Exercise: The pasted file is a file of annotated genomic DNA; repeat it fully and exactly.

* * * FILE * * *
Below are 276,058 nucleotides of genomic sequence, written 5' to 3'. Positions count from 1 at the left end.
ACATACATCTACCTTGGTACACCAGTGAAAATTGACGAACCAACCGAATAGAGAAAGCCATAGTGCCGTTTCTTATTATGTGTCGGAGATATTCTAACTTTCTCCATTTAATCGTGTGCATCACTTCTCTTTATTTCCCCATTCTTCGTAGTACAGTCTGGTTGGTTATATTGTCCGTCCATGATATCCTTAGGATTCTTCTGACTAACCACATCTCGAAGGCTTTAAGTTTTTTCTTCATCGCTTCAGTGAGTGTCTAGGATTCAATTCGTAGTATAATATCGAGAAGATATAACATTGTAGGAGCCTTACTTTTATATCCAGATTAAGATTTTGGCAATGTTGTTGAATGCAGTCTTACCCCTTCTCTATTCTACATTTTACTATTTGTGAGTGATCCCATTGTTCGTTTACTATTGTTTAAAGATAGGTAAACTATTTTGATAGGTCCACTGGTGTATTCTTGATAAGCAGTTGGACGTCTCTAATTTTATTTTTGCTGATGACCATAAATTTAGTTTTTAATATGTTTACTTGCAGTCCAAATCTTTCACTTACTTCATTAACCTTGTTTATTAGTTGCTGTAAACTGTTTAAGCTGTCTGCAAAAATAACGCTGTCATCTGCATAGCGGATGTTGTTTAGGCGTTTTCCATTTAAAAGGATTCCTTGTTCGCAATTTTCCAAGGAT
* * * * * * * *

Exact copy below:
Below are 276,058 nucleotides of genomic sequence, written 5' to 3'. Positions count from 1 at the left end.
ACATACATCTACCTTGGTACACCAGTGAAAATTGACGAACCAACCGAATAGAGAAAGCCATAGTGCCGTTTCTTATTATGTGTCGGAGATATTCTAACTTTCTCCATTTAATCGTGTGCATCACTTCTCTTTATTTCCCCATTCTTCGTAGTACAGTCTGGTTGGTTATATTGTCCGTCCATGATATCCTTAGGATTCTTCTGACTAACCACATCTCGAAGGCTTTAAGTTTTTTCTTCATCGCTTCAGTGAGTGTCTAGGATTCAATTCGTAGTATAATATCGAGAAGATATAACATTGTAGGAGCCTTACTTTTATATCCAGATTAAGATTTTGGCAATGTTGTTGAATGCAGTCTTACCCCTTCTCTATTCTACATTTTACTATTTGTGAGTGATCCCATTGTTCGTTTACTATTGTTTAAAGATAGGTAAACTATTTTGATAGGTCCACTGGTGTATTCTTGATAAGCAGTTGGACGTCTCTAATTTTATTTTTGCTGATGACCATAAATTTAGTTTTTAATATGTTTACTTGCAGTCCAAATCTTTCACTTACTTCATTAACCTTGTTTATTAGTTGCTGTAAACTGTTTAAGCTGTCTGCAAAAATAACGCTGTCATCTGCATAGCGGATGTTGTTTAGGCGTTTTCCATTTAAAAGGATTCCTTGTTCGCAATTTTCCAAGGAT